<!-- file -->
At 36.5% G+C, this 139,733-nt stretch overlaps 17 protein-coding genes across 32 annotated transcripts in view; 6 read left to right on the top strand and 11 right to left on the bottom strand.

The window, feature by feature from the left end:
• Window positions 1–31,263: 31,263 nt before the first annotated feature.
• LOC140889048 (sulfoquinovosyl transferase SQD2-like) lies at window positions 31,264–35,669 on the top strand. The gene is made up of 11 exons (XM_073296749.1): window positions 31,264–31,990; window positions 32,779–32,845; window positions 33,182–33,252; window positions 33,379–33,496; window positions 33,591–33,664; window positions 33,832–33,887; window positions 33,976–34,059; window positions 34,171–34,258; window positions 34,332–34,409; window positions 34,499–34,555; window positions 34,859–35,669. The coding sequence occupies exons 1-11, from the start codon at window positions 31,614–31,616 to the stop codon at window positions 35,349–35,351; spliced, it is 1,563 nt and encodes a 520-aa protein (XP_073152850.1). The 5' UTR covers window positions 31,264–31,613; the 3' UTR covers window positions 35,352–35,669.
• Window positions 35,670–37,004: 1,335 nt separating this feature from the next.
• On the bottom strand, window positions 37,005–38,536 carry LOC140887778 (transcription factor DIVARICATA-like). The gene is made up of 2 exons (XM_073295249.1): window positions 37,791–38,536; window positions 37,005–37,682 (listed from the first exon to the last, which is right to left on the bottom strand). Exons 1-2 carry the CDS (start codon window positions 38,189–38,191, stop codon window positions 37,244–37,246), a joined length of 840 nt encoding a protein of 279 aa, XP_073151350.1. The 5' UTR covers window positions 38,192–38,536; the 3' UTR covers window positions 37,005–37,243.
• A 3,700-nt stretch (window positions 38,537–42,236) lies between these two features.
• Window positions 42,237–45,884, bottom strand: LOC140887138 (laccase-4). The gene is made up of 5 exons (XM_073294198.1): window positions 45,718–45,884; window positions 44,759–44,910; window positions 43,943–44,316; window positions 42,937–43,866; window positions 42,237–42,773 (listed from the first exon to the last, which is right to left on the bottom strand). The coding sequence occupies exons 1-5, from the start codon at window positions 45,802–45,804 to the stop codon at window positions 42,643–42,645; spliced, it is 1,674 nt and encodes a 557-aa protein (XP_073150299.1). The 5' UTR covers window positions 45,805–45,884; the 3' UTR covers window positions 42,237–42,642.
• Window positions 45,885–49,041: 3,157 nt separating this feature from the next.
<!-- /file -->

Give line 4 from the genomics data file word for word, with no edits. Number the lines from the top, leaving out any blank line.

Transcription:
• LOC140889048 (sulfoquinovosyl transferase SQD2-like) lies at window positions 31,264–35,669 on the top strand. The gene is made up of 11 exons (XM_073296749.1): window positions 31,264–31,990; window positions 32,779–32,845; window positions 33,182–33,252; window positions 33,379–33,496; window positions 33,591–33,664; window positions 33,832–33,887; window positions 33,976–34,059; window positions 34,171–34,258; window positions 34,332–34,409; window positions 34,499–34,555; window positions 34,859–35,669. The coding sequence occupies exons 1-11, from the start codon at window positions 31,614–31,616 to the stop codon at window positions 35,349–35,351; spliced, it is 1,563 nt and encodes a 520-aa protein (XP_073152850.1). The 5' UTR covers window positions 31,264–31,613; the 3' UTR covers window positions 35,352–35,669.